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I'm a civil engineer that spends all of its free time (with the permission of my wife and my two children) studying set theory and mathematical logic. For instance, I've read and enjoyed "Axiomatic set Theory" by Suppes, Enderton's "Elements of set theory","Mathematical logic" by Shoenfield or "A course in mathematical logic" by Bell and Machover. Now, my goals are the history and the development of these two mathematical branches. In this sense I'm reading "Foundations of Set Theory" by Fraenkel, Bar-hilleil and levy or "Labyrinth of thought" by José Ferreirós and I would like to have in the same line as the above good books in the foundations of mathematical logic.

Thank you in advance

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2 recommendations geared to category theory: Lawvere & Rosebrugh: "Set Theory for Mathematics" 2003. Paul Taylor "Practical Foundations of Mathematics" 1999. – alancalvitti Dec 22 '12 at 6:01

The reading list/study guide linked at is only half done yet [reminder to self to get on with it!] but might contain one or two helpful suggestions.

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Perfect this is a good starting point. Yhanks a lot – Guillermo Dec 28 '12 at 19:50

You might like the book "Foundations of Mathematics" by William S. Hatcher.

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You might be interested in van Heijenoort's From Frege To Gödel: A Source Book in Mathematical Logic, 1879-1931.

On a different line, I recommend Dauben's biography of Cantor, and his more recent Battle for Cantorian Set Theory.

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I already looked up "From Frege to Godel" but although is a great collection of articles written by those who actually built up the foundations of mathematics, what I'm interested in is a book that covers from 1870 and 1940 just in the line of From Frege to Godel but maybe written by a unique author in the same way as Jose Ferreiros does in the "Labyrinth of thought". However articles of different authors as provided in the former book are good enough in the book Philosophy of Mathematics:selected readings by Paul Benacerraf and hilary Putman. – Guillermo Dec 28 '12 at 19:46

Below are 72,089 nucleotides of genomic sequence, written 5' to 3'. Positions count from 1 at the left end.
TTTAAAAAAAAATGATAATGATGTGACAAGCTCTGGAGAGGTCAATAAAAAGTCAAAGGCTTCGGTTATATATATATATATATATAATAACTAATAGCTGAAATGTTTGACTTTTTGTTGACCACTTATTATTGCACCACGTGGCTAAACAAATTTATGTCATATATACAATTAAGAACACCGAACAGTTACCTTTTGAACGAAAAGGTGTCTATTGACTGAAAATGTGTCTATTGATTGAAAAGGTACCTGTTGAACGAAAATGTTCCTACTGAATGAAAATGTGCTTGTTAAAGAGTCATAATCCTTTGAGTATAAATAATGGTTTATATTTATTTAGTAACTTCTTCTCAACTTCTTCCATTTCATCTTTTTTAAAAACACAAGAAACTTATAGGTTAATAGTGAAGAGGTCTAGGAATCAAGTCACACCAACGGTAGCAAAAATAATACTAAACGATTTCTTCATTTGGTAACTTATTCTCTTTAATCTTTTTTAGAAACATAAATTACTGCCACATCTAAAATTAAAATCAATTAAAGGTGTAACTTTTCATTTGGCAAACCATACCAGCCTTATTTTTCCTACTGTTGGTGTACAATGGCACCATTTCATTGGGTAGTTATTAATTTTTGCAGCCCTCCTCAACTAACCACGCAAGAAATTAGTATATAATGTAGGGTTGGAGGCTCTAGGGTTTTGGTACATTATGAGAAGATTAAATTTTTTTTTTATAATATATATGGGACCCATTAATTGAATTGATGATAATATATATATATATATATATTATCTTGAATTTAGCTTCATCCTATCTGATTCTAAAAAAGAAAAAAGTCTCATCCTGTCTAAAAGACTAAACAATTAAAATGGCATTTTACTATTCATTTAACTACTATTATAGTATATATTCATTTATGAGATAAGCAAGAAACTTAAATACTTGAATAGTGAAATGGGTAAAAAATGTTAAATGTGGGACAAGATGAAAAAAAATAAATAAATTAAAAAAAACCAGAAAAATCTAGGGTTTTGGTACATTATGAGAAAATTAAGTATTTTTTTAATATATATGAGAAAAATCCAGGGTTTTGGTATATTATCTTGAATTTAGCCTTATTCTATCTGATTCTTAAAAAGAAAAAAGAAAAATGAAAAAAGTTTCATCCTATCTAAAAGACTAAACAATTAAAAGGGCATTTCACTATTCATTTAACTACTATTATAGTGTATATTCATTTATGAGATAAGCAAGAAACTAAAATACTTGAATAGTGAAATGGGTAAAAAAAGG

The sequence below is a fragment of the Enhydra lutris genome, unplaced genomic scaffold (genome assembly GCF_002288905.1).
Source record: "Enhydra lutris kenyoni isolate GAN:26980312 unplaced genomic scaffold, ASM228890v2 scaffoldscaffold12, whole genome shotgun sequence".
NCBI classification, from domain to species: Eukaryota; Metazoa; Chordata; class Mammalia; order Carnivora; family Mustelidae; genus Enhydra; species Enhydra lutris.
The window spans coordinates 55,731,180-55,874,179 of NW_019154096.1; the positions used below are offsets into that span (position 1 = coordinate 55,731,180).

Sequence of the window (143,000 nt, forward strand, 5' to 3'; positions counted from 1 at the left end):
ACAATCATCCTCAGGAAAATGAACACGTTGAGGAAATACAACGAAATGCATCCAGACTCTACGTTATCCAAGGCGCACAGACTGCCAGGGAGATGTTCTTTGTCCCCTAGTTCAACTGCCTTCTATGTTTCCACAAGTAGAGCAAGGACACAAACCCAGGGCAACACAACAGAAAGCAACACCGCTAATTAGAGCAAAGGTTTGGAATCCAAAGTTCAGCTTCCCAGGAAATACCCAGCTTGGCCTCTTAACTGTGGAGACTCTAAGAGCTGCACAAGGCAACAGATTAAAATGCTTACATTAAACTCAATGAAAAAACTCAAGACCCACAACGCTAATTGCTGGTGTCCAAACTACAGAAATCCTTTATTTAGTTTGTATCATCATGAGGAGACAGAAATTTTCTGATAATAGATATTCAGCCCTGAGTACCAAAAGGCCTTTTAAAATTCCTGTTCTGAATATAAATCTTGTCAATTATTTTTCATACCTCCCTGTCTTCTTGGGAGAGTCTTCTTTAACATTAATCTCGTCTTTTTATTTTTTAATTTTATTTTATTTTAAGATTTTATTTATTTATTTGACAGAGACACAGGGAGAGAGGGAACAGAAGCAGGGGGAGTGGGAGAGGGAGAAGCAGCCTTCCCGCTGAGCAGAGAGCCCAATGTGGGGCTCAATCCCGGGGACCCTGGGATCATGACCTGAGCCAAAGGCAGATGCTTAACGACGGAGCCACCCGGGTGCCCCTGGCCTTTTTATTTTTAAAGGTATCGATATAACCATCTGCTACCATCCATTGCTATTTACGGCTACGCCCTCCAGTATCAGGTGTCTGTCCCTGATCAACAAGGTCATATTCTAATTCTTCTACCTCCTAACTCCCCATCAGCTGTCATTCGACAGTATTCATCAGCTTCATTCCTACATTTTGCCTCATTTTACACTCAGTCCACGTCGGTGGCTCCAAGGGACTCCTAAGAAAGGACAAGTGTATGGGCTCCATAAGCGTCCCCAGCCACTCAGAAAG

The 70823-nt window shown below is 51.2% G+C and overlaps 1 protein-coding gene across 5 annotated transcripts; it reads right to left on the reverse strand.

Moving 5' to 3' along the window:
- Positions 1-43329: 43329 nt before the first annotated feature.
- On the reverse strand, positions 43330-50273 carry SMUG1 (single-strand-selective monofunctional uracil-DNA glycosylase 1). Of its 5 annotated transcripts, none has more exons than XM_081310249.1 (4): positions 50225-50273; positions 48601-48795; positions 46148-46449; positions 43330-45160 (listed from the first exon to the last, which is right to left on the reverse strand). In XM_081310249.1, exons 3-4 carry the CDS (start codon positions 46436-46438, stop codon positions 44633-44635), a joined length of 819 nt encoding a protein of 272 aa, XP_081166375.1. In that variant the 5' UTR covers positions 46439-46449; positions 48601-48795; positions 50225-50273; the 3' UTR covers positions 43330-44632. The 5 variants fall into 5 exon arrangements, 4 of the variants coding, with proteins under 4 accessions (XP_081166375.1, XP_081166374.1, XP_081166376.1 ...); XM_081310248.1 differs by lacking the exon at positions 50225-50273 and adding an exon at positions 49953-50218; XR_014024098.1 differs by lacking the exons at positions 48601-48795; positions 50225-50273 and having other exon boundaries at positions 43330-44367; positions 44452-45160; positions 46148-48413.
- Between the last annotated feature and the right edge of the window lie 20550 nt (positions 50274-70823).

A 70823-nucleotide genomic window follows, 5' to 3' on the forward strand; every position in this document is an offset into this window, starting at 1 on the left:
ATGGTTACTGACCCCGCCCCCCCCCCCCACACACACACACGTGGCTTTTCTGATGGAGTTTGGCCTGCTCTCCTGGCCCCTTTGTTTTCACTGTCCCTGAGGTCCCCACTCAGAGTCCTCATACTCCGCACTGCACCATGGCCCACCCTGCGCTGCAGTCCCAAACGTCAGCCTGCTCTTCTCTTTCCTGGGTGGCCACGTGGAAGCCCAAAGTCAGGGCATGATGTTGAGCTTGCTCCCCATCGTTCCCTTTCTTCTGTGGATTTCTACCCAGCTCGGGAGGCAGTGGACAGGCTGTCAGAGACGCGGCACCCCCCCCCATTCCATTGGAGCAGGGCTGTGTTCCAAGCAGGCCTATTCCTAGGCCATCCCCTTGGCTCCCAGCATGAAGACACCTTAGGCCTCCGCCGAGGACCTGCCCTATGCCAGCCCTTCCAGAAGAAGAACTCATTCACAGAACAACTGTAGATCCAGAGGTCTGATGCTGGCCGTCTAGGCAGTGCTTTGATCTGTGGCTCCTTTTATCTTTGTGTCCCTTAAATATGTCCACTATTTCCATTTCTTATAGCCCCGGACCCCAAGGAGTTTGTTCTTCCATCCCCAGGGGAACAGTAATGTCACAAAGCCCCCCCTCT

Introduction to Mathematical Thinking is a very good book in my opinion. It is even more effective when you read it along with the courseware of the course by the same name.

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This is course for people who did not have any decent contact with mathematics like students of social sciences. – Trismegistos Jan 9 '13 at 13:18

Foundations of Mathematical Logic by Haskell B. Curry is a good book on this topic.

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If you are interest in knowing it's application in Computer Science then you can go for Discrete Mathematical Structures With Applications to Computer Science - Jean Paul Tremblay, Rampurkar Manohar .

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